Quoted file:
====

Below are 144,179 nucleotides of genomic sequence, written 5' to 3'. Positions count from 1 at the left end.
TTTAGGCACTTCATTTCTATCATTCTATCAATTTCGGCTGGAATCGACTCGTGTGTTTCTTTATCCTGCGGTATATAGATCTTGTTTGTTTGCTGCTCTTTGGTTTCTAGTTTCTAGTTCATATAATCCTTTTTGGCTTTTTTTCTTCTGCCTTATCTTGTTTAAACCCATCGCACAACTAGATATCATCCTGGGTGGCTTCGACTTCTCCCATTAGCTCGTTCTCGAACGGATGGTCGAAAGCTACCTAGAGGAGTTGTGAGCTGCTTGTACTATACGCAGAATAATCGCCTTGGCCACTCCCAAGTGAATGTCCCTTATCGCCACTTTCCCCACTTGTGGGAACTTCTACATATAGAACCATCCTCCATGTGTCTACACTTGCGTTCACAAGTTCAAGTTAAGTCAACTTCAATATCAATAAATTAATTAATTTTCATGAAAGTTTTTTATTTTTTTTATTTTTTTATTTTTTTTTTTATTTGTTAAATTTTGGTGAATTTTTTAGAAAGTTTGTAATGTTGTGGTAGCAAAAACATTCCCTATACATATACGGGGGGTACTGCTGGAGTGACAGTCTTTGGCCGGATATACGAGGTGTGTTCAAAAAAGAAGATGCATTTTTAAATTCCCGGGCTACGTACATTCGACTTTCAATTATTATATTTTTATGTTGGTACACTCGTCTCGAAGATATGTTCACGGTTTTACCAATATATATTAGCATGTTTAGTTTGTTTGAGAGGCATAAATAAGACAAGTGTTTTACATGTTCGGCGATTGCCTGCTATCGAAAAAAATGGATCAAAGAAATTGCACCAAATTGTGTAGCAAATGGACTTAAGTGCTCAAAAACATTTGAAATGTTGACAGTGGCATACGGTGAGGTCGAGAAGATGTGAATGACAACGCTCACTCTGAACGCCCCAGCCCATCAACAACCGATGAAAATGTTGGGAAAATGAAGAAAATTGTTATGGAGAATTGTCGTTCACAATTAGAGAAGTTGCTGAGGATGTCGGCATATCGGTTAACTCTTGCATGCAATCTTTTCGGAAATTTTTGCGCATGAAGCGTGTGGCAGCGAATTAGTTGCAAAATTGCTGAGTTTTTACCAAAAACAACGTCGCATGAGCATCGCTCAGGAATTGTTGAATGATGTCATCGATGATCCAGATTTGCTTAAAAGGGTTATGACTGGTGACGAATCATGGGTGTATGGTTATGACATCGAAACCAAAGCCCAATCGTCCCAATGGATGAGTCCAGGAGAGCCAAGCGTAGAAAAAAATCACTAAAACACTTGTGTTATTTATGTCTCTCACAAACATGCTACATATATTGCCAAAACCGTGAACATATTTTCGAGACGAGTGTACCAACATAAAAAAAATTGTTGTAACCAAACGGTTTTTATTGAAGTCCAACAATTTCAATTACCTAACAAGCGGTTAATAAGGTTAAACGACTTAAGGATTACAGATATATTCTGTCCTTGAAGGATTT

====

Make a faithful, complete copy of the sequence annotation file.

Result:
Below are 144,179 nucleotides of genomic sequence, written 5' to 3'. Positions count from 1 at the left end.
TTTAGGCACTTCATTTCTATCATTCTATCAATTTCGGCTGGAATCGACTCGTGTGTTTCTTTATCCTGCGGTATATAGATCTTGTTTGTTTGCTGCTCTTTGGTTTCTAGTTTCTAGTTCATATAATCCTTTTTGGCTTTTTTTCTTCTGCCTTATCTTGTTTAAACCCATCGCACAACTAGATATCATCCTGGGTGGCTTCGACTTCTCCCATTAGCTCGTTCTCGAACGGATGGTCGAAAGCTACCTAGAGGAGTTGTGAGCTGCTTGTACTATACGCAGAATAATCGCCTTGGCCACTCCCAAGTGAATGTCCCTTATCGCCACTTTCCCCACTTGTGGGAACTTCTACATATAGAACCATCCTCCATGTGTCTACACTTGCGTTCACAAGTTCAAGTTAAGTCAACTTCAATATCAATAAATTAATTAATTTTCATGAAAGTTTTTTATTTTTTTTATTTTTTTATTTTTTTTTTTATTTGTTAAATTTTGGTGAATTTTTTAGAAAGTTTGTAATGTTGTGGTAGCAAAAACATTCCCTATACATATACGGGGGGTACTGCTGGAGTGACAGTCTTTGGCCGGATATACGAGGTGTGTTCAAAAAAGAAGATGCATTTTTAAATTCCCGGGCTACGTACATTCGACTTTCAATTATTATATTTTTATGTTGGTACACTCGTCTCGAAGATATGTTCACGGTTTTACCAATATATATTAGCATGTTTAGTTTGTTTGAGAGGCATAAATAAGACAAGTGTTTTACATGTTCGGCGATTGCCTGCTATCGAAAAAAATGGATCAAAGAAATTGCACCAAATTGTGTAGCAAATGGACTTAAGTGCTCAAAAACATTTGAAATGTTGACAGTGGCATACGGTGAGGTCGAGAAGATGTGAATGACAACGCTCACTCTGAACGCCCCAGCCCATCAACAACCGATGAAAATGTTGGGAAAATGAAGAAAATTGTTATGGAGAATTGTCGTTCACAATTAGAGAAGTTGCTGAGGATGTCGGCATATCGGTTAACTCTTGCATGCAATCTTTTCGGAAATTTTTGCGCATGAAGCGTGTGGCAGCGAATTAGTTGCAAAATTGCTGAGTTTTTACCAAAAACAACGTCGCATGAGCATCGCTCAGGAATTGTTGAATGATGTCATCGATGATCCAGATTTGCTTAAAAGGGTTATGACTGGTGACGAATCATGGGTGTATGGTTATGACATCGAAACCAAAGCCCAATCGTCCCAATGGATGAGTCCAGGAGAGCCAAGCGTAGAAAAAAATCACTAAAACACTTGTGTTATTTATGTCTCTCACAAACATGCTACATATATTGCCAAAACCGTGAACATATTTTCGAGACGAGTGTACCAACATAAAAAAAATTGTTGTAACCAAACGGTTTTTATTGAAGTCCAACAATTTCAATTACCTAACAAGCGGTTAATAAGGTTAAACGACTTAAGGATTACAGATATATTCTGTCCTTGAAGGATTT